There are clear markers that set aside The Station Agent from mainstream American movies. The limited budget, the austere production style and the modest profiles of the cast actors all identify the film as belonging to the ‘independent’ genre. The off-beat story line and its central theme is also distant to conventional plots and themes. But, despite all the hurdles that confront independent films, The Station Agent met both critical and commercial success.
The Station Agent breaks away from regular commercial fare in that it does not show typical, stylized relations between humans. Rather, it explores the possibility and feasibility of strange equations between newly acquainted humans. For example, when Fin moves to the old building left behind by Henry (upon the latter’s death), he suddenly finds himself forming an intricate network of social interactions. In this newfound social atmosphere there are opportunities for creative exploration as well as for personal bonding. The former is attested by the joy Fin derives through observing and studying trains and the latter is borne by the close personal bonds he develops with Joe and Olivia. The most distinct character of this independent film is the lack of sexual interest in any of these relationships. This is a far cry from conventional Hollywood fare whose plots are woven around sexual/romantic interest of the lead characters.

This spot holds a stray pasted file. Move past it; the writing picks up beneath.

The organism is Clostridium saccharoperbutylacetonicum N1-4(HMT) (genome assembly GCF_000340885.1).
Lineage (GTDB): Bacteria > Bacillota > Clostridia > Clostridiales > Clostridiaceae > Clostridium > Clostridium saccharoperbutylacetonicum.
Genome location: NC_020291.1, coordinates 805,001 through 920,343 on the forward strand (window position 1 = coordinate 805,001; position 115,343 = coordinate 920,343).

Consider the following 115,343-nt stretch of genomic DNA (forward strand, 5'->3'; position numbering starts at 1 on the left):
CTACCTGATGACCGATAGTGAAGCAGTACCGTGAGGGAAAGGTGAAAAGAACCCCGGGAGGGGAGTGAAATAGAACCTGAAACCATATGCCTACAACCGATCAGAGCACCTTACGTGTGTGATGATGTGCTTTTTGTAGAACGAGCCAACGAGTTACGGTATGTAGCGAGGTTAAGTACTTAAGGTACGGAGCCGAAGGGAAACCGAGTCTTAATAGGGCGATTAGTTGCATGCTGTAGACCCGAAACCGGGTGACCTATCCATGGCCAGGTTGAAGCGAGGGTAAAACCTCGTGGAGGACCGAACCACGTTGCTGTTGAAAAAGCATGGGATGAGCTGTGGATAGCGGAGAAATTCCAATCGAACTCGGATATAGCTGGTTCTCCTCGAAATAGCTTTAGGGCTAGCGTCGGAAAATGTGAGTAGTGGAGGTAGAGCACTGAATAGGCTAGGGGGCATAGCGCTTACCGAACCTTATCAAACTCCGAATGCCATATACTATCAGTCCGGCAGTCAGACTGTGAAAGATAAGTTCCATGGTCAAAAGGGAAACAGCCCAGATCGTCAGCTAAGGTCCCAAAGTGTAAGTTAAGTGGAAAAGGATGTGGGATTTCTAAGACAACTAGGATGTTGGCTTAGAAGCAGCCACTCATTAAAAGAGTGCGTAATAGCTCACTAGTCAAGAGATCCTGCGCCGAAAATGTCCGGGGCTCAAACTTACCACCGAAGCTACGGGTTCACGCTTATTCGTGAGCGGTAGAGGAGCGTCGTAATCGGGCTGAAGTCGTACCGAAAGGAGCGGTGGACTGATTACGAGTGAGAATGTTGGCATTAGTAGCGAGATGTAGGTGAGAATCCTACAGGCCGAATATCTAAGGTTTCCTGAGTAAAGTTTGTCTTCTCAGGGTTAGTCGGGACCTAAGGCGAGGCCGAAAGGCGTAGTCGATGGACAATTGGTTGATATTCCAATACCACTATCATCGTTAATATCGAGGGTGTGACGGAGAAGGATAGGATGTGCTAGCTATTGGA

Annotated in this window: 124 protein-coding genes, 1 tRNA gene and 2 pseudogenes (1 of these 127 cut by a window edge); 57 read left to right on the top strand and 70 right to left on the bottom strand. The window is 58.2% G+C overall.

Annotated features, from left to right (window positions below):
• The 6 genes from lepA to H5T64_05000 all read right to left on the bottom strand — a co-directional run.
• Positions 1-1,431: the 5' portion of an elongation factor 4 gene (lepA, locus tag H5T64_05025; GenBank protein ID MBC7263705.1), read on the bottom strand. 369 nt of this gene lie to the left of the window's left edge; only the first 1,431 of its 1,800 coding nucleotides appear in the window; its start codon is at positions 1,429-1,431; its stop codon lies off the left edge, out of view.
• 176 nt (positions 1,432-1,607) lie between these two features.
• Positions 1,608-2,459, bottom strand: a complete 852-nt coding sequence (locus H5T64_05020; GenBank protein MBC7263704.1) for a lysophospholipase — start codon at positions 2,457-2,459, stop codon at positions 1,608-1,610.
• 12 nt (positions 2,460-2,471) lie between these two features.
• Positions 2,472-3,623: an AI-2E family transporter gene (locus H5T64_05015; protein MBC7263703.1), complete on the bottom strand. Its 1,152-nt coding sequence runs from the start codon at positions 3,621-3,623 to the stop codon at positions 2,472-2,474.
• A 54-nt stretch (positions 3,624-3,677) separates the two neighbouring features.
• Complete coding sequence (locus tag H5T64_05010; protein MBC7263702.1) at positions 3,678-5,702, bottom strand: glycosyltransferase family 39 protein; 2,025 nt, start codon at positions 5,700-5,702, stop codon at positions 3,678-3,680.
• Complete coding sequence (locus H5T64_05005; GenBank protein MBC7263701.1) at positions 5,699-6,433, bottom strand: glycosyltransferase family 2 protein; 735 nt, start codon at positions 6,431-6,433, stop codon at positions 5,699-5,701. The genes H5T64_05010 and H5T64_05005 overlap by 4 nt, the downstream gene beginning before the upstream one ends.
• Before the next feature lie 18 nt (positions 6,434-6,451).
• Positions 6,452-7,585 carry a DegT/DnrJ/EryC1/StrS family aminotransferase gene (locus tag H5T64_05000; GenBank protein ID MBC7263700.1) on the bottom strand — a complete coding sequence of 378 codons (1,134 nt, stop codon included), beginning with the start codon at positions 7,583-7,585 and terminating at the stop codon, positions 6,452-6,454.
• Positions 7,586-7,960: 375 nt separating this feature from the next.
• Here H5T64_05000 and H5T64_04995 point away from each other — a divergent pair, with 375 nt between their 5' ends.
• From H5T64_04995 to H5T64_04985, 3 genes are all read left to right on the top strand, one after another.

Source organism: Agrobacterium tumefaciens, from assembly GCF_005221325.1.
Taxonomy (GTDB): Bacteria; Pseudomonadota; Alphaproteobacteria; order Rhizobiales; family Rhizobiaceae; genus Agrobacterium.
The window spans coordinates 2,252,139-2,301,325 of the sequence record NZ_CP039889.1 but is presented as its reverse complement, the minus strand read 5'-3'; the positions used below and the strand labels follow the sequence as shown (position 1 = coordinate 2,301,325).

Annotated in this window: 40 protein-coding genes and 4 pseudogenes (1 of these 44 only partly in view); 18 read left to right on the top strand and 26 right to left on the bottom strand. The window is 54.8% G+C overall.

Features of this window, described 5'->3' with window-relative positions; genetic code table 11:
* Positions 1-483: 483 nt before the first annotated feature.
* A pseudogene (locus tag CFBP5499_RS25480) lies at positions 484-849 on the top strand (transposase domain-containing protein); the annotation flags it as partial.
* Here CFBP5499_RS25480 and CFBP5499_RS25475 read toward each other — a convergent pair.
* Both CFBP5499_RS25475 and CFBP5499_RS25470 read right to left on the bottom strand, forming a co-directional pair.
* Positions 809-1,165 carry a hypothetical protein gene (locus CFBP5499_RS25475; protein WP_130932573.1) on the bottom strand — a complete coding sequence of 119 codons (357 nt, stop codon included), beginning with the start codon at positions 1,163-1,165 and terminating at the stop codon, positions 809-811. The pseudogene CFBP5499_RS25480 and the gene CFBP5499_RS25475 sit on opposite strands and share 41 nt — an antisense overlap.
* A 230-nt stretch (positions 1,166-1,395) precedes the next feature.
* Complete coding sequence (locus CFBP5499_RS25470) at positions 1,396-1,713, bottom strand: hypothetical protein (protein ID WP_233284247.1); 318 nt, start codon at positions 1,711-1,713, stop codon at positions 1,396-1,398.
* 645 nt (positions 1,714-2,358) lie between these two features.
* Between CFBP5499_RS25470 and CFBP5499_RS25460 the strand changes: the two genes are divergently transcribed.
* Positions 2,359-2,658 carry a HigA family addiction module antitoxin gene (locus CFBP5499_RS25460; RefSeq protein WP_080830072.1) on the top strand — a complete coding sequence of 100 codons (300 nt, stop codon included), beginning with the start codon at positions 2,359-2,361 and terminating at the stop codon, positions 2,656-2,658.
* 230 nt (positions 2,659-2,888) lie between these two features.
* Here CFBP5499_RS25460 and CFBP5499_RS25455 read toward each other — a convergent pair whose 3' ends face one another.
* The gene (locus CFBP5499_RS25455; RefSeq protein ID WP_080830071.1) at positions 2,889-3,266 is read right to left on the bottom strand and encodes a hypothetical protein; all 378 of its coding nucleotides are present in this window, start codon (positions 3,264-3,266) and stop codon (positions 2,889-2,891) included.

The Station Agent is simultaneously inspiring and thought-provoking. For example, the film shows the transformation of a physically disadvantage person’s attitude toward life and other humans. This way it poses key questions to the viewer as to how they view their own predicaments in life. Fin’s near-death experience on the rail tracks is an imploration to the audience to seize everyday moments and make the maximum out of them. This subtle and implicit dialogue that the director Thomas McCarthy strikes with the viewer makes The Station Agent a truly one-of-its-kind independent film.
The Station Agent, Directed by Thomas McCarthy, Produced by Robert May et.al, Distributed by Miramax Films, United States, 2003.